Making transition a positive experience
It is that time of year again when Year 6 pupils begin to display stroppy behaviour, which is really a way of masking fears about the uncertainties of secondary school. It is also the time when schools implement strategies to prepare these pupils for transition. However, don't forget that, lower down the school, children are worrying about moving up too. In this brief article we look at some of the big issues about transition in general and secondary transfer in particular.
As a general rule, the younger the children, the more they accept that ‘stuff happens'. They lack the sophisticated emotional anticipation that makes change scary and tend to regard their new class as a wonderful new experience to be embraced. Until we spoil it for them. I have lost count of the times when, in various schools, I have seen a new teacher - themselves anxious about change - take an excessively controlling approach to children joining them in September. Of course, children need to know new routines and keep themselves safe, but most nurseries will have worked hard to develop children's independence, only for the Reception teacher to take it all away again. And this is often repeated when children leave Reception and transfer to Key Stage 1. It is a small thing - but it is important. Do make sure that we are building on children's social and emotional development and not burying it only to start again.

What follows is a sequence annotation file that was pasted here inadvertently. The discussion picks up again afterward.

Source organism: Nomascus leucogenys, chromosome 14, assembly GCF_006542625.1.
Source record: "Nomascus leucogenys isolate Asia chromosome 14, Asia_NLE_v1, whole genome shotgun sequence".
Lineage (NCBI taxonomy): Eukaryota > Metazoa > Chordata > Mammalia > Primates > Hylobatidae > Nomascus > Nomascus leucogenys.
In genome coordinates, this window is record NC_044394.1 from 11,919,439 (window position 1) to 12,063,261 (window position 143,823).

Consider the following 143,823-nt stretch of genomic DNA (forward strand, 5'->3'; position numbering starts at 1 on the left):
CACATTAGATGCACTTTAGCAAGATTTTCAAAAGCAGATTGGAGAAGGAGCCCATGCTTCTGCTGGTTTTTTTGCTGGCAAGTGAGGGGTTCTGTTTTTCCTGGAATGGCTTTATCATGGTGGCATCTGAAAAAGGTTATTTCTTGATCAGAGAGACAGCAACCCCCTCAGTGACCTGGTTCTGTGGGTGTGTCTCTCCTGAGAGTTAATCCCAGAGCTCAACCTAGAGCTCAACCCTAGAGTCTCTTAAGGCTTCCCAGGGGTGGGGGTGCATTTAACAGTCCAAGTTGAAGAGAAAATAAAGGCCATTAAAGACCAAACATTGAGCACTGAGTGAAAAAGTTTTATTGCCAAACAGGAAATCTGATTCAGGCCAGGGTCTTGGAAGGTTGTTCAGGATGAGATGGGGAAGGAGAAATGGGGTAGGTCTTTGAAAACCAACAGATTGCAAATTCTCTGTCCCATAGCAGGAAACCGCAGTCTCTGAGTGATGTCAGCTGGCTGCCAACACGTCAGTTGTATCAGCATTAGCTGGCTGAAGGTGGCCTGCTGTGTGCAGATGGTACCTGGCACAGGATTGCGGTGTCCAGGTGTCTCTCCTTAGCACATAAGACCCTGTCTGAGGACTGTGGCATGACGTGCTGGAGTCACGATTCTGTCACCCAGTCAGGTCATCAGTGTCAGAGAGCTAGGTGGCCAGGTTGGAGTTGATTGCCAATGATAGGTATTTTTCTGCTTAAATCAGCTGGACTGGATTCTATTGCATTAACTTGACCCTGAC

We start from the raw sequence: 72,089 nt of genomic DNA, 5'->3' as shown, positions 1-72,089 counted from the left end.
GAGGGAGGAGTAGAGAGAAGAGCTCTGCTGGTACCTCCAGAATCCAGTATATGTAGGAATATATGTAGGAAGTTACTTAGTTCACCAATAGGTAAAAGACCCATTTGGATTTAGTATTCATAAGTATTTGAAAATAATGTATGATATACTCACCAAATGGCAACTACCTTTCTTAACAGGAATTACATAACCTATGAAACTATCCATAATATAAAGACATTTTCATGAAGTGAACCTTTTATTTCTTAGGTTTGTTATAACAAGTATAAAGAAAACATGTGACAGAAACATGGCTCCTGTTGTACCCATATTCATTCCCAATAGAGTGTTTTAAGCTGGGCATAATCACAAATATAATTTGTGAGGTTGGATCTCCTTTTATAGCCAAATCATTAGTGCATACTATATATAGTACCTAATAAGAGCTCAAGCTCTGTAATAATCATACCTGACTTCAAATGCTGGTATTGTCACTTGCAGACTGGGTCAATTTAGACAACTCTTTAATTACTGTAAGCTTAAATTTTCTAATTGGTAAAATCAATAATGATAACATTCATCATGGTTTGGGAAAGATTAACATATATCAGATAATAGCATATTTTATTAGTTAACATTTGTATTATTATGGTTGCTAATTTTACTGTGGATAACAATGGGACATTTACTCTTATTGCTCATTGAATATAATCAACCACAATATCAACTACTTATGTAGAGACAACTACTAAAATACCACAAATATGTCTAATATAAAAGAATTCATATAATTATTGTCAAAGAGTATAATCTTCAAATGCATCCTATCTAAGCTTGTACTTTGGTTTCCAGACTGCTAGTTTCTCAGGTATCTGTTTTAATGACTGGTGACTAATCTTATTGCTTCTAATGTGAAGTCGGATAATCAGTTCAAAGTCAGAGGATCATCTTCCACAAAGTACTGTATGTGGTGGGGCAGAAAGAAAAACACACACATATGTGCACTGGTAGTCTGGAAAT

Checklist for ensuring wellbeing during transition